It is obvious that the way in which the totality of our public affairs information apparatuses – both public and private institutions inclusive -are structured and the context of their unguided development within which their activities have expanded over the years, has created more negative than positive impact on practically all aspects of our post-independence national life. For example, although the nation’s mass communication industry has witnessed a phenomenal growth during the tenure of this ad-ministration, that growth has been concentrated only in the primate cities of administration and commerce established during the period of colonial rule. This is particularly true of the print media. But it is equally true to a significant extent of the growth pattern in the broadcasting sector, as well as in the information services of the government. Consequently, much of the information that flows through the system is largely produced from, and for, the interests of an elite minority in the urban settings.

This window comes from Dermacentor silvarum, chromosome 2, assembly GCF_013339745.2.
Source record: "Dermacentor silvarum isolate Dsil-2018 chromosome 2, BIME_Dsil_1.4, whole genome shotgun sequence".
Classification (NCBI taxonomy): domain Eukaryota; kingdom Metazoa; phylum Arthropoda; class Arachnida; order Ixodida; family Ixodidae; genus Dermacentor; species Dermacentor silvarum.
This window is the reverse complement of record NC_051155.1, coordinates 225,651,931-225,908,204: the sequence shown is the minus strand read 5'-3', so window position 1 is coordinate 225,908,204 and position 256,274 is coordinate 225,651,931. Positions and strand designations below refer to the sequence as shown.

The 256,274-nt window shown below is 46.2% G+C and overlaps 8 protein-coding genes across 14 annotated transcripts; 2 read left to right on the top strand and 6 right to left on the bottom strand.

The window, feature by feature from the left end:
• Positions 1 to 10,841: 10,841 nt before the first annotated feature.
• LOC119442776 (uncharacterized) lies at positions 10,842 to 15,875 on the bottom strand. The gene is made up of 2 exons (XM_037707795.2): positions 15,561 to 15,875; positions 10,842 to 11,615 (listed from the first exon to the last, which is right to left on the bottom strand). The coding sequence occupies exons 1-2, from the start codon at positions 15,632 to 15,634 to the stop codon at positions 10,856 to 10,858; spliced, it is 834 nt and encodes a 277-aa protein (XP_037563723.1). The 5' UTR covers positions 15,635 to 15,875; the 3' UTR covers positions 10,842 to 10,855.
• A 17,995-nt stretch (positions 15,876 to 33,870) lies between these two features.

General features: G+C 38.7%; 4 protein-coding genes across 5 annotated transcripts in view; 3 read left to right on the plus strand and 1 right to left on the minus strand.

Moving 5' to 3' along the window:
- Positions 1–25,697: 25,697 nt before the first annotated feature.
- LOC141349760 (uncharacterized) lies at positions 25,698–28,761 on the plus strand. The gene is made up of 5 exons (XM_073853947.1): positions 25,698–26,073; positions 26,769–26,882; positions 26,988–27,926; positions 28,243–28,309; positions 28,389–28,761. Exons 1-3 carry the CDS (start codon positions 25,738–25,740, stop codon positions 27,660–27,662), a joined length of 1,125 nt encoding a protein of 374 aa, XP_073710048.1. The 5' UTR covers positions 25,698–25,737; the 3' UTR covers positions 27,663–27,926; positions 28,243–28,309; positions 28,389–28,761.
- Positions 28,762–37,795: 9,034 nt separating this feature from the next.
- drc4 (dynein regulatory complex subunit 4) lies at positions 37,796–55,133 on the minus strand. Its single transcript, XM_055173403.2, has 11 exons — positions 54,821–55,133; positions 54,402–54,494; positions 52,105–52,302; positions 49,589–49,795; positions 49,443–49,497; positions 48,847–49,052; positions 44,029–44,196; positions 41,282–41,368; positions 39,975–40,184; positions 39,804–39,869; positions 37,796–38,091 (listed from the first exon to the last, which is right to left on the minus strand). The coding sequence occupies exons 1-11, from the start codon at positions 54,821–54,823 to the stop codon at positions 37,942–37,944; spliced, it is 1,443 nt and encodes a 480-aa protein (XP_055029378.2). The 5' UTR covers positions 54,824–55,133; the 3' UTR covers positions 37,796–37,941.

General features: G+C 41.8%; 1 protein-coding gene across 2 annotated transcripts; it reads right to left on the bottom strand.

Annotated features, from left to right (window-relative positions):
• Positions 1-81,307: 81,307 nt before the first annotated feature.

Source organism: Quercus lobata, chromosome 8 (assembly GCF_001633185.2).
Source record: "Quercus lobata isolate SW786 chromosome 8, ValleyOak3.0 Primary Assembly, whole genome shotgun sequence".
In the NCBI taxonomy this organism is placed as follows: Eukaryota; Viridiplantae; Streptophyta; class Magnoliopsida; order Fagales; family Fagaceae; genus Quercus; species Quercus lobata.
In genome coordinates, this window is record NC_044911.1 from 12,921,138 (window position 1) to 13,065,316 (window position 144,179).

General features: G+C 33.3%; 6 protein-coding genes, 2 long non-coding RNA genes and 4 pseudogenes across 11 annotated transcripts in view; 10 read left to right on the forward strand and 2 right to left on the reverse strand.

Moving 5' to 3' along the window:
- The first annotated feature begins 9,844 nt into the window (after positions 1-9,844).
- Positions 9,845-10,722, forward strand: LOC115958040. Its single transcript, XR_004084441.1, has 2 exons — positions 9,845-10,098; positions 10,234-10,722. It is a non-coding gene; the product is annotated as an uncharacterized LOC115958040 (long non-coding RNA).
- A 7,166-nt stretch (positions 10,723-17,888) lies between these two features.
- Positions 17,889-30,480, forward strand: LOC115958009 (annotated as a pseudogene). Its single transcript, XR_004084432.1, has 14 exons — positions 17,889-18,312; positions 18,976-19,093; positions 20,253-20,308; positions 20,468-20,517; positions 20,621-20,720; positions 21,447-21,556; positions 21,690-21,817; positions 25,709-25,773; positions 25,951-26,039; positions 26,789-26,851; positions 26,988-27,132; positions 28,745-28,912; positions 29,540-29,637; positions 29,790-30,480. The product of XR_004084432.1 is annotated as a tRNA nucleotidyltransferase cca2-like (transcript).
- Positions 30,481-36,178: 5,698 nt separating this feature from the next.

The interests and development needs and aspirations of the greater majority of the population who reside in the rural communities, as well as those who form a large majority of the urban socially deprived population, are marginally catered for, and perfunctorily too, by the modem mass media industry. As a result, participation in public affairs and in governance has remained the exclusive preserve of the elite class. Opinions that are shaped through the media of mass communication and projected to reflect the mood of the nation, and hence influence perception and programmes of government, arc largely contrived. This has led not only to the continued impoverishment and powerlessness of the greater majority of our citizenry but also to their alienation in the socio-economic, political, cultural process of our nation building.